- Language Tips
Degree in hand, some new graduates take on jobs formerly seen as menial
While most college graduates in China are competing for jobs in office blocks, Hai Yang says he found his calling at the chopping block.
The 25-year-old has a bachelor's degree in business administration from the University of Wisconsin-Eau Claire in the United States.
Trainees with the butcher school run by Farm Pork No 1 in Shanghai take part in a meat cutting exam. Among the first batch of 60 graduates from the training school, half have bachelor’s degrees.Ma Jun / for China Daily
But, on his return home last year, he stunned family and friends by opting to work as a butcher.
"It's not just about cutting meat. The job requires a lot of skill," he said, dismissing the common perception in China that butchering is too menial for a graduate.
Hai works at a market in Shanghai's Minhang district for Farm Pork No 1, where he is not its only highly educated employee.
The meat company, based in Guangdong province, says it has recruited about 600 college graduates as butchers, about a third of its workforce, since it started in 2007.
"Times are changing," said founder Chen Sheng, who has a degree in economics from Peking University. "Although it still isn't widely accepted, there are some young people who want to give butchering a whirl. Being a butcher is perceived as a rough and rude profession, but our employees are trained and have professional skills."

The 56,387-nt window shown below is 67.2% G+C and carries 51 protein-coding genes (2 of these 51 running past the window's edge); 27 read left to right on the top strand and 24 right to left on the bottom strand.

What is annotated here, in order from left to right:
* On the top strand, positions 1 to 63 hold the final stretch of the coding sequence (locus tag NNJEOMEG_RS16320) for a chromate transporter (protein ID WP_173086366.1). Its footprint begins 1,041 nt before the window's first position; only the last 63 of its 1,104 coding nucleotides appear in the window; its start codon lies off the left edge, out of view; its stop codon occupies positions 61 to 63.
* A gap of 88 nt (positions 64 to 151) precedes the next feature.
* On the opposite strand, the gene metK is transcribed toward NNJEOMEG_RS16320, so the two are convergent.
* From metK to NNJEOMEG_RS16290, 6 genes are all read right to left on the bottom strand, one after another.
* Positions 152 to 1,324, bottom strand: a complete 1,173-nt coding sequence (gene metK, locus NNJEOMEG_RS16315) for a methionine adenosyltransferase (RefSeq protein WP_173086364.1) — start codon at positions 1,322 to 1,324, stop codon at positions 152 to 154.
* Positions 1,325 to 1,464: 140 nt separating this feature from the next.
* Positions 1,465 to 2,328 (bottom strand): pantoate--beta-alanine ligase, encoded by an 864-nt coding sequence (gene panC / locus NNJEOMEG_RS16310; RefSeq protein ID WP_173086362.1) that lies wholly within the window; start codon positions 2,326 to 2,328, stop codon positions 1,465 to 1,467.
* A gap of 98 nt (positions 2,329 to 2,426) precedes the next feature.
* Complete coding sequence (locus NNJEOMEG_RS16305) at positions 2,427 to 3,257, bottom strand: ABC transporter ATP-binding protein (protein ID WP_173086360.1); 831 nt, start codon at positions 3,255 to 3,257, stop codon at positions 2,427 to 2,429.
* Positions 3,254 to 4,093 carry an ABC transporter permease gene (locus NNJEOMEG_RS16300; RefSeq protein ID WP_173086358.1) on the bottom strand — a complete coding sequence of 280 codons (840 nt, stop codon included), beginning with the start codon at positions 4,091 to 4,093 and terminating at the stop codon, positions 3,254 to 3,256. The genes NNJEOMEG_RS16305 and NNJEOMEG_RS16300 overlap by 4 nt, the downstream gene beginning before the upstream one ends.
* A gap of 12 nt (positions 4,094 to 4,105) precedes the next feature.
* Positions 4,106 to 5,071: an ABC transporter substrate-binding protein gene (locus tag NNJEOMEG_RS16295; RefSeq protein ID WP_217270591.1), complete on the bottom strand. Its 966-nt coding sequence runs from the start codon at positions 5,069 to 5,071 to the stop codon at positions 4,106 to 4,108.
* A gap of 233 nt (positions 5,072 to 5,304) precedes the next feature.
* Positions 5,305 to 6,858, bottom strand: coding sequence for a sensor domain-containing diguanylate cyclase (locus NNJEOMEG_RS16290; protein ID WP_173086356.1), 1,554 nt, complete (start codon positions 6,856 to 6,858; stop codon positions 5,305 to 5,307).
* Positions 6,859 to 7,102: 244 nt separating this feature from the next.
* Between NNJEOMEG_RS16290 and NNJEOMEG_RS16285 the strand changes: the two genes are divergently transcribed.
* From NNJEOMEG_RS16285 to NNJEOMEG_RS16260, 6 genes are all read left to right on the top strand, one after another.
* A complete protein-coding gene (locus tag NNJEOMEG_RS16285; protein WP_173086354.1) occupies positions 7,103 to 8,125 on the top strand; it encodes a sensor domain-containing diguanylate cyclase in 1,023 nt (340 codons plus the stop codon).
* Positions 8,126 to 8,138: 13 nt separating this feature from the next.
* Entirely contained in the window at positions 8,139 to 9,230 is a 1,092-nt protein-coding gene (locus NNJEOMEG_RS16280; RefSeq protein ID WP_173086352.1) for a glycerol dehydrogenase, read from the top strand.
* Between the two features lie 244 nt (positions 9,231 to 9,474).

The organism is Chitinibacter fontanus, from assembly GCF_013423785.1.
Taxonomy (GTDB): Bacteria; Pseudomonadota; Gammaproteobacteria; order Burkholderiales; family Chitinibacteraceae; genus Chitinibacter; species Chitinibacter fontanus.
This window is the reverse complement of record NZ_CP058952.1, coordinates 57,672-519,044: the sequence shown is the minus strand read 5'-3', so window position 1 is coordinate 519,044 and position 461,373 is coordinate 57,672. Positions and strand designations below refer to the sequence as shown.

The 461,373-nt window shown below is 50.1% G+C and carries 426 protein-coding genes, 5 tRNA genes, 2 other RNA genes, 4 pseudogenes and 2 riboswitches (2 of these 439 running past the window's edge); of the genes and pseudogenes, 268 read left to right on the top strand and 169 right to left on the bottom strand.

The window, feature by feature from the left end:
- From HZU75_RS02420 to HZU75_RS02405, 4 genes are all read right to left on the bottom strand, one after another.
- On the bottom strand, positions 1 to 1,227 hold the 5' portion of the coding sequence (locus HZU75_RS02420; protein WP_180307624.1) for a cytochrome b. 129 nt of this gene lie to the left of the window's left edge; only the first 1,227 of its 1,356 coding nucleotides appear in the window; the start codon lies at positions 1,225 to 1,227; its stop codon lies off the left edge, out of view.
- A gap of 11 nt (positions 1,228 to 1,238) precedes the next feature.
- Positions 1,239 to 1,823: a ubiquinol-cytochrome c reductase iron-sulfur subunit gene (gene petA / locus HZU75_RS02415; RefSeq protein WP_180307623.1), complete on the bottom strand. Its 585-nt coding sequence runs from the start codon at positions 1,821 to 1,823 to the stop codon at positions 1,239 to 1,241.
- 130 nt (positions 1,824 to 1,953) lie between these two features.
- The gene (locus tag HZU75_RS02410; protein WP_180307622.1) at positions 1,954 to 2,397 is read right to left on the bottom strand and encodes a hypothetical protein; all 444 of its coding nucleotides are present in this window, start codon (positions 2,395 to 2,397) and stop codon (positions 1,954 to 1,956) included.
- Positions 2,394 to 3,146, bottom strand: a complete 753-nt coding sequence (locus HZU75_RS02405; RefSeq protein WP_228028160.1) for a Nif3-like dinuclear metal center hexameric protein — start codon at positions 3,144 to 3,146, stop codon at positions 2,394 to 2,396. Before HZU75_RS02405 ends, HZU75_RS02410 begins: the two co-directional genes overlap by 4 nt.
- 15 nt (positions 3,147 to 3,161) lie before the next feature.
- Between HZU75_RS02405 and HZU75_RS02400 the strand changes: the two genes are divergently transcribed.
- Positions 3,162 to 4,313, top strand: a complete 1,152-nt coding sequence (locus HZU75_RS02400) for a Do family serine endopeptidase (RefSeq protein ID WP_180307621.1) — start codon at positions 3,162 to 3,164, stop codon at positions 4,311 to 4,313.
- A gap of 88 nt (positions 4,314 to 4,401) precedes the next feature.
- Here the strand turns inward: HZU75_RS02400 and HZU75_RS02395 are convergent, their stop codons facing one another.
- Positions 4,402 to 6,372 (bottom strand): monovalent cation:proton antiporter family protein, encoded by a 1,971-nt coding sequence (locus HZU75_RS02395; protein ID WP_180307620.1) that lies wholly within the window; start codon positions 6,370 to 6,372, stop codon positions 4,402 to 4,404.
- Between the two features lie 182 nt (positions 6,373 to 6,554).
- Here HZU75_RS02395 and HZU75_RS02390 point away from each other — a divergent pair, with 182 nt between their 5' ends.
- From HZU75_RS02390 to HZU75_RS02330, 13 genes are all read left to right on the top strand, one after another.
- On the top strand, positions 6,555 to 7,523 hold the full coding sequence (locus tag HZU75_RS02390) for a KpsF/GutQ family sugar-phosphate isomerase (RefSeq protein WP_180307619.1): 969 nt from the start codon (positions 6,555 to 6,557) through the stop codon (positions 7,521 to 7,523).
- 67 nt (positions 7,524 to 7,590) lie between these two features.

As well as having outlets in several cities, Farm Pork No 1 runs training schools in Guangdong and in Shanghai. The Shanghai school produced its first batch of 60 butchers this month. Half of them were college graduates.
Hai described the 30-day training course, completed in Guangdong, as "extremely tough".
The first week is like military boot camp, where the physically weak are eliminated," he said. "We got up at 3:30 am every day to exercise for about two hours chopping sticks to strengthen our wrists."
The hard work has paid off. Today he says he can expertly carve a chunk of pork and estimates he can sell the equivalent of two pigs a day at the market.
Hai said he wants to eventually become a manager at the company.
"My major in university was business," he said. "I think it'll come in handy in the future."
The discussion about whether a meat market is a suitable place for a graduate began in earnest in 2000 when Peking University alumni Lu Buxuan made headlines for getting a job selling pork in Xi'an, Shaanxi province.
More than a decade on, being a butcher is still seen as an undesirable career path among educated youths.
Hai said his family was initially against the decision.
"My parents were not happy. They had hoped I would work at a multinational company," he said. "It's understandable. But as they began to understand the (meat) industry, they began to support my decision."
According to a survey this year by Renren, a social networking website, jobs with the government or State-owned companies are the most coveted by graduates.
"China has had a tough job market in recent years, but actually many industries still need a large number of high-level talents, such as road cleaners and butchers," said Gu Xiaoming, a sociologist at Shanghai Fudan University.
"The problem is, these jobs are not highly regarded," Gu said. "People with a good education can help push an industry's development, even road cleaning."